Employment

Scottish government urged to expand 4 day working week trial

Think tank IPPR Scotland calls for pilot to reach 'all kinds of workplaces' and home workers as poll shows majority of Scottish workers back experiment.

The Scottish government has been urged to expand its ongoing trial of a four day working week after research found there was overwhelming support for the project.

Almost 90 per cent of working-age people in Scotland told think tank IPPR Scotland they would take part in experiments to see whether reducing worker’s hours for the same pay can improve wellbeing and narrow gender divides.

The think tank’s poll of 2,200 people found 80 per cent of staff think shortening the working week would have a positive impact on wellbeing while 65 per cent believe it would boost the economy.

IPPR Scotland senior research fellow Rachel Statham said trials must now be carried out in “all kinds of workplaces”, including non-office jobs, to provide a thorough test of how the idea works in practice.

“The Scottish government is right to be trialling a four-day working week because today’s evidence shows that it is a policy with overwhelming public support, and could be a positive step towards building an economy hardwired for wellbeing,” said Statham.

“But any successful transition post-Covid-19 must include all kinds of workplaces, and all types of work. The full time, nine-to-five office job is not how many people across Scotland work – and shorter working time trials need to reflect that reality.

“So we must examine what shorter working time looks like from the perspective of shift workers, those working excessive hours to make ends meet, or those who currently have fewer hours than they would like to have. It’s time to turn our ambitions to build a Scotland better than before, into reality. That reality has to be a fairer, wellbeing economy in which everyone in Scotland can thrive.”

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Nicola Sturgeon unveiled plans to trial a four-day working week after she was re-elected in May’s elections. The Scottish First Minister has announced a £10m fund to test out the idea, revealing the government would “explore whether the changes in working practices brought about by the pandemic can improve wellbeing and productivity.”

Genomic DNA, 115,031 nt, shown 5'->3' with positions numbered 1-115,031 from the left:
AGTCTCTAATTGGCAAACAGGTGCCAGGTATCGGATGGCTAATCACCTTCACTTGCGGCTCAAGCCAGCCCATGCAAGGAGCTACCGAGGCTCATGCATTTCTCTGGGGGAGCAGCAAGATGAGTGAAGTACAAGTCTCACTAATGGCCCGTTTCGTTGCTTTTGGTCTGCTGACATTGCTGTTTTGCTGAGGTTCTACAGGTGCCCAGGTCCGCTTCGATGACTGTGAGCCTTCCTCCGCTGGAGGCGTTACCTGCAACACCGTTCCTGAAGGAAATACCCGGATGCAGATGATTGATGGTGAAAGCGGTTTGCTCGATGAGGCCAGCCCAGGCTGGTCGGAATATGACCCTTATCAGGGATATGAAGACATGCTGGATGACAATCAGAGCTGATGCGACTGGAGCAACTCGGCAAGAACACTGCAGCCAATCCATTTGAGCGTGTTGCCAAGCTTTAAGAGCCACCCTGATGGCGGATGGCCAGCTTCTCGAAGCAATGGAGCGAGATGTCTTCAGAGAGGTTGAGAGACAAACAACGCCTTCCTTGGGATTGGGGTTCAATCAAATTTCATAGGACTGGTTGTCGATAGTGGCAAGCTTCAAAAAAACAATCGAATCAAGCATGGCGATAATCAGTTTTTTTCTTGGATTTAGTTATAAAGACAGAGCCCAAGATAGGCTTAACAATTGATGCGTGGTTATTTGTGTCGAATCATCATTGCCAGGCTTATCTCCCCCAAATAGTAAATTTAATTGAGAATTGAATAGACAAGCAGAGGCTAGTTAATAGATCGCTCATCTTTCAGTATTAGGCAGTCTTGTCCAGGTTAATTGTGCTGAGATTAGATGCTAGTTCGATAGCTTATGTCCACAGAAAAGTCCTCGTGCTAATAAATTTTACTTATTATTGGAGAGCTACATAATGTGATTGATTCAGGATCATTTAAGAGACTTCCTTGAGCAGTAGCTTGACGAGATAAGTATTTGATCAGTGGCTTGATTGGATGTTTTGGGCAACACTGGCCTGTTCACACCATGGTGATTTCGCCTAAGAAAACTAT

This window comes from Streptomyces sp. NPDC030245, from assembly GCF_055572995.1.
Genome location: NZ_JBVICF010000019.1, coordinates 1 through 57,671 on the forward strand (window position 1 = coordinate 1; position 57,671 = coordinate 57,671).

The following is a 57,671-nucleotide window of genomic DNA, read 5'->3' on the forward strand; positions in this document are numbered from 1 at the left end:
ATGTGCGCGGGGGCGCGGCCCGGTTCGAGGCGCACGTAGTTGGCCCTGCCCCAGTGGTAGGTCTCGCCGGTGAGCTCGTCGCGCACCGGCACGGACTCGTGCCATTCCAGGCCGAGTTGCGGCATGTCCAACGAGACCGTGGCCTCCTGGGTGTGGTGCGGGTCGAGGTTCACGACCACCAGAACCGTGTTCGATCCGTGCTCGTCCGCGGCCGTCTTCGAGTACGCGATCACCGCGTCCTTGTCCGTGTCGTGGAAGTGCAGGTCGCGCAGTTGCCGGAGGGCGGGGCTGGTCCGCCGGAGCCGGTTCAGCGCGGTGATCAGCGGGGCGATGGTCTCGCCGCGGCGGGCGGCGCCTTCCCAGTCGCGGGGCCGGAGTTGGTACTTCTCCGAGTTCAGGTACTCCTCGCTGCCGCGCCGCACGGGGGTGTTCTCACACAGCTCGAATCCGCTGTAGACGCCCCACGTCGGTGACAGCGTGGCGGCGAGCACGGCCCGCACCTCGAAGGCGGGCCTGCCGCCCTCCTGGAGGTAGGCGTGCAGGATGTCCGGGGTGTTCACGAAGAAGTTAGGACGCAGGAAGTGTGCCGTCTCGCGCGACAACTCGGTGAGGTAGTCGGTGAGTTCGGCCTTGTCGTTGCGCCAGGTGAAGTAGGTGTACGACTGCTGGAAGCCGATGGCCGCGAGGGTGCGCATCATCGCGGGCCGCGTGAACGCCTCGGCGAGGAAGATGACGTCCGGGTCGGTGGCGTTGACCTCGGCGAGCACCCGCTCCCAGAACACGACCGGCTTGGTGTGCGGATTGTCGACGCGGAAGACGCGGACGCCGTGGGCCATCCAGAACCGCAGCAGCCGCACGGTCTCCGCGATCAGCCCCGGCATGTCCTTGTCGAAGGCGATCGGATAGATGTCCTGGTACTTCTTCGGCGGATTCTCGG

So far, Edinburgh-based construction company Orocco and Glasgow’s packaging supplier UPAC are among the firms who have signed up to a trial while Masterchef finalist Dean Banks has also vowed to bring a four-day week to his Pompadour restaurant in Edinburgh from October. 

IPPR Scotland’s report, released today, concluded workers from across the economy will need to be included in the trial. However, the think tank did note workers in lower-paid sectors might need extra support to trial a four-day week with part-time roles, in particular, “less straightforward” to adapt to a shorter working week.

Researchers said over three quarters of the working-age adults they quizzed indicated a 4 day working week would give them more time to spend with friends and family as well as tackling stress and mental illness. Meanwhile, 65 per cent said they expected to see improved productivity.

The Scottish arm of the Trade Unions Congress (STUC) has also thrown its support behind a four-day week, citing how cutting down on travel could boost the environment,

Rez Foyer, STUC general secretary, said: “Moving workers to a four-day week, without loss of pay, would bring a wide range of benefits – improving public health and wellbeing, redistributing caring responsibilities more equally between men and women, reducing carbon emissions from commuting, and boosting economic productivity.

“Crucially, this research shows it is popular with the Scottish public too.”

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